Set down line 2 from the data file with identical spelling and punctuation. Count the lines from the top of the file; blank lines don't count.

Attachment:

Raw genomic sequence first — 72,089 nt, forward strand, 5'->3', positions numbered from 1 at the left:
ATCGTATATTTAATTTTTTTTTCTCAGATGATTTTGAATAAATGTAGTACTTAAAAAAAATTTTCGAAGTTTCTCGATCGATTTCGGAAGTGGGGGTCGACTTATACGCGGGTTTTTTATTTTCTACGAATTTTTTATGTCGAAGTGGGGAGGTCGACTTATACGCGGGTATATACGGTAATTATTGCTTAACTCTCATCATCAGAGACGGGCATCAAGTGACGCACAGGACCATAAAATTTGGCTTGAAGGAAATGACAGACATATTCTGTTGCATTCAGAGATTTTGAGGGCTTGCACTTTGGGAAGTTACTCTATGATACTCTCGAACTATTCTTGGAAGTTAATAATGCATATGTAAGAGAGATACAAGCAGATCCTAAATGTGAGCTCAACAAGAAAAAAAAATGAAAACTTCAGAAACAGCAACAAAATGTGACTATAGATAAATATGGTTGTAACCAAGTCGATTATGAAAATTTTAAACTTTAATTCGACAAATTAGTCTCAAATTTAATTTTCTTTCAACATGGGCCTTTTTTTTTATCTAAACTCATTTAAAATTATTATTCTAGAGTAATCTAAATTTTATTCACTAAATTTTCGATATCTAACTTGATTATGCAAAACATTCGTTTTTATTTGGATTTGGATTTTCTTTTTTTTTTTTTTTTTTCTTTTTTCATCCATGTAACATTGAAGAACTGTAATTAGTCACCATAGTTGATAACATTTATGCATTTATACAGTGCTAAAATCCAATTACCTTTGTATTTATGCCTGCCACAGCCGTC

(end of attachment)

ATCGTATATTTAATTTTTTTTTCTCAGATGATTTTGAATAAATGTAGTACTTAAAAAAAATTTTCGAAGTTTCTCGATCGATTTCGGAAGTGGGGGTCGACTTATACGCGGGTTTTTTATTTTCTACGAATTTTTTATGTCGAAGTGGGGAGGTCGACTTATACGCGGGTATATACGGTAATTATTGCTTAACTCTCATCATCAGAGACGGGCATCAAGTGACGCACAGGACCATAAAATTTGGCTTGAAGGAAATGACAGACATATTCTGTTGCATTCAGAGATTTTGAGGGCTTGCACTTTGGGAAGTTACTCTATGATACTCTCGAACTATTCTTGGAAGTTAATAATGCATATGTAAGAGAGATACAAGCAGATCCTAAATGTGAGCTCAACAAGAAAAAAAAATGAAAACTTCAGAAACAGCAACAAAATGTGACTATAGATAAATATGGTTGTAACCAAGTCGATTATGAAAATTTTAAACTTTAATTCGACAAATTAGTCTCAAATTTAATTTTCTTTCAACATGGGCCTTTTTTTTTATCTAAACTCATTTAAAATTATTATTCTAGAGTAATCTAAATTTTATTCACTAAATTTTCGATATCTAACTTGATTATGCAAAACATTCGTTTTTATTTGGATTTGGATTTTCTTTTTTTTTTTTTTTTTTCTTTTTTCATCCATGTAACATTGAAGAACTGTAATTAGTCACCATAGTTGATAACATTTATGCATTTATACAGTGCTAAAATCCAATTACCTTTGTATTTATGCCTGCCACAGCCGTC